Until a package from Toby Press showed up in my mail, I didn’t even know there was a legendary Hebrew language experimental novelist named S. Yizhar who once wrote “the longest work written in stream of consciousness modality in any language”. I’m sure I read the news item when the nearly nonagenarian author died last year, but it wasn’t until I looked at these new volumes that I felt a sense of this writer’s presence.
Both Preliminaries and Midnight Convoy represent this author’s lesser known work. Preliminaries is a late career novel and Midnight Convoy collects his short pieces. I understand from Dan Miron’s introduction that a 1958 tome called Days of Ziklag (the stream of consciousness novel) is one of Yizhar’s signature works, and that many younger Israeli writers have called the novelist a key influence. He seems to have played a similar role in the creation of Israel’s literary consciousness that Palestinian novelist Elias Khoury is attempting to play now with books like Gate of the Sun. He was active in left-wing Israeli politics and served in the Knesset for several terms.
Preliminaries is an impressionistic narrative wash that moves at a stately pace. Early on, an uncomprehending child is stung by a wasp. There are passages like this:
Lines? Colours rather. And the onward movement. All the time. Unfed except by nothingness and the movement of light on a leaf. And so terribly curious was everything around without cease. People less so. And Daddy. Mummy too? Or those curves there and the continuity continuing immeasurably great. And all the time discovering all the time more. And pain. Yes. Because. And lots and lots of don’t want to. And suddenly.
Continue or not? I feel a strange dilemma here. I am intrigued to learn of this writer, but the introductions do such a good job of talking up his signature book Days of Ziklag that I’d prefer to read that one instead of these. I hate backing into any author’s work! But Days of Ziklag does not appear to be currently in print in English. I hope Toby Press will be continuing this series.
Min JIn Lee is a young Korean writer from Queens, New York with a charming but bitter realistic voice. Free Food For Millionaires appears to be a Thackeray-esque tale of a vulnerable young woman succeeding in a mean world. In the first scenes, the heroine leaves home after being struck by her father and is betrayed by her boyfriend. Then she maxes out her credit card and the adventures begin.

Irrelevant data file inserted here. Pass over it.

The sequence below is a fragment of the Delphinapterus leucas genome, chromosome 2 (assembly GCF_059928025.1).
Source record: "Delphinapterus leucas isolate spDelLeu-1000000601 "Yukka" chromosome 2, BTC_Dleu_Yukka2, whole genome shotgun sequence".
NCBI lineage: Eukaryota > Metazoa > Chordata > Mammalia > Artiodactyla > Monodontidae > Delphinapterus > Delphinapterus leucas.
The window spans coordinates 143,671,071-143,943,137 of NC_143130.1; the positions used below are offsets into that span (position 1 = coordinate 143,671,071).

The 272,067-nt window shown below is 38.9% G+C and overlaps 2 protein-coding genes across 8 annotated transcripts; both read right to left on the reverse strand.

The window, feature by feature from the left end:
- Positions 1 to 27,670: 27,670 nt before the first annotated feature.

Continue or Not? I like this author, and I love the book’s street-smart Queensboro flavor. I will be eagerly checking out Lee’s future work, but I did falter over the length of this novel. 576 pages for a debut coming-of-age novel? Thackeray is dead, and readers have day jobs to get back to. I know I would enjoy this book if I persevered, but I ultimately felt it was written for people with more leisure time than I have.
Throw Like A Girl by Jean Thompson
This is a book of short stories that seem to me very much in the classic mold of the modern literary short story. They are sleekly designed, the language is crystalline and the characters waste no time making themselves memorable. If I had any trouble with this collection, it’s just because I sometimes feel overwhelmed by the large amount of short story goodness in the world out there, and unsure how to process it all. Where do I even start?
I’m judging this collection on the basis of two stories. “The Brat” presents a cutely troubled 12 year old girl whose voice strains too hard to be exuberantly youthful. But “Pie of the Month” grabs me with its theme of pastry-toned spirituality and its surprising, almost random (but good) final message. One for two.
Continue or Not? Yeah, I’ll check out at least one more story in this collection. I’m intrigued enough.
When the Skyline Crumbles (sample here) and View from the Big Woods by Eliot Katz
Eliot Katz learned his political and personal activism from his mentor and fellow New Jersey poet Allen Ginsberg, and he still writes angry poems with an unabashedly Ginsberg-esque flow. Eliot is an old friend of LitKicks so rather than “review” his poems I’ll just give you a pleasurable sample:
It is snowing in Athens tonight & Apollo with ice in his beard is having a difficult time singing
About six twin engine miniplanes have crashed coast to coast in empty fields & a Bank of America building
My love, you know that death is both a separation and a permanent glue
You know that I am the son of a patient duct tape expert and the daughter of a wine never allowed to age
One of these books is explicitly political, while the other is set among mountains and trees, catches the flavor of the great American west, but is no less explicitly political for all that, as when he asks the late spirit of Allen Ginsberg, from the top of a gorgeous mountain:
Did you ever think we’d elect a president dumb as GW?
Continue or Not? Hah. I already finished both chapbooks.